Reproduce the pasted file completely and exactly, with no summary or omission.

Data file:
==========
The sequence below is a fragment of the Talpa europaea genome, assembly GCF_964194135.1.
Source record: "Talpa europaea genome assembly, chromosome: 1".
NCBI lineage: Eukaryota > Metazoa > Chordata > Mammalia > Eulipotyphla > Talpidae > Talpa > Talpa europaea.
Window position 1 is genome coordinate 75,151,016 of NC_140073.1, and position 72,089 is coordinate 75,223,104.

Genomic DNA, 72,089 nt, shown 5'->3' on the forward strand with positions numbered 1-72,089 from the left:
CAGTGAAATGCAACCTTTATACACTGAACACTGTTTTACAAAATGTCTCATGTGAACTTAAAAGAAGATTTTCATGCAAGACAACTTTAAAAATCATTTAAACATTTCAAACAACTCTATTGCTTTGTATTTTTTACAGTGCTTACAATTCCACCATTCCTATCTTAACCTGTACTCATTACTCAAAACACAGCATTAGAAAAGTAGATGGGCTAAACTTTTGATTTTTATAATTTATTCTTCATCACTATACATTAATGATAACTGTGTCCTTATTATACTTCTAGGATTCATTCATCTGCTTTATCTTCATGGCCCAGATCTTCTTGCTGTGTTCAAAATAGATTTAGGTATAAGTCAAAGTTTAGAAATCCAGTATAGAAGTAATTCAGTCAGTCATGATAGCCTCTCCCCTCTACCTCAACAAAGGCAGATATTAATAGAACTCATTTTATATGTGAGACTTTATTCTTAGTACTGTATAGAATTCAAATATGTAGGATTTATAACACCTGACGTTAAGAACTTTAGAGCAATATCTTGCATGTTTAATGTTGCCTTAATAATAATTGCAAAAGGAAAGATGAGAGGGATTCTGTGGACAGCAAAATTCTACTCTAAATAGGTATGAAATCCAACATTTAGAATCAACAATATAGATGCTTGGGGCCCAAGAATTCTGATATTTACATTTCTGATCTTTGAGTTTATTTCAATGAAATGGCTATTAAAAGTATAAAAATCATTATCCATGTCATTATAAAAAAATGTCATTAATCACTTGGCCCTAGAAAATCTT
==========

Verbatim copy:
The sequence below is a fragment of the Talpa europaea genome, assembly GCF_964194135.1.
Source record: "Talpa europaea genome assembly, chromosome: 1".
NCBI lineage: Eukaryota > Metazoa > Chordata > Mammalia > Eulipotyphla > Talpidae > Talpa > Talpa europaea.
Window position 1 is genome coordinate 75,151,016 of NC_140073.1, and position 72,089 is coordinate 75,223,104.

Genomic DNA, 72,089 nt, shown 5'->3' on the forward strand with positions numbered 1-72,089 from the left:
CAGTGAAATGCAACCTTTATACACTGAACACTGTTTTACAAAATGTCTCATGTGAACTTAAAAGAAGATTTTCATGCAAGACAACTTTAAAAATCATTTAAACATTTCAAACAACTCTATTGCTTTGTATTTTTTACAGTGCTTACAATTCCACCATTCCTATCTTAACCTGTACTCATTACTCAAAACACAGCATTAGAAAAGTAGATGGGCTAAACTTTTGATTTTTATAATTTATTCTTCATCACTATACATTAATGATAACTGTGTCCTTATTATACTTCTAGGATTCATTCATCTGCTTTATCTTCATGGCCCAGATCTTCTTGCTGTGTTCAAAATAGATTTAGGTATAAGTCAAAGTTTAGAAATCCAGTATAGAAGTAATTCAGTCAGTCATGATAGCCTCTCCCCTCTACCTCAACAAAGGCAGATATTAATAGAACTCATTTTATATGTGAGACTTTATTCTTAGTACTGTATAGAATTCAAATATGTAGGATTTATAACACCTGACGTTAAGAACTTTAGAGCAATATCTTGCATGTTTAATGTTGCCTTAATAATAATTGCAAAAGGAAAGATGAGAGGGATTCTGTGGACAGCAAAATTCTACTCTAAATAGGTATGAAATCCAACATTTAGAATCAACAATATAGATGCTTGGGGCCCAAGAATTCTGATATTTACATTTCTGATCTTTGAGTTTATTTCAATGAAATGGCTATTAAAAGTATAAAAATCATTATCCATGTCATTATAAAAAAATGTCATTAATCACTTGGCCCTAGAAAATCTT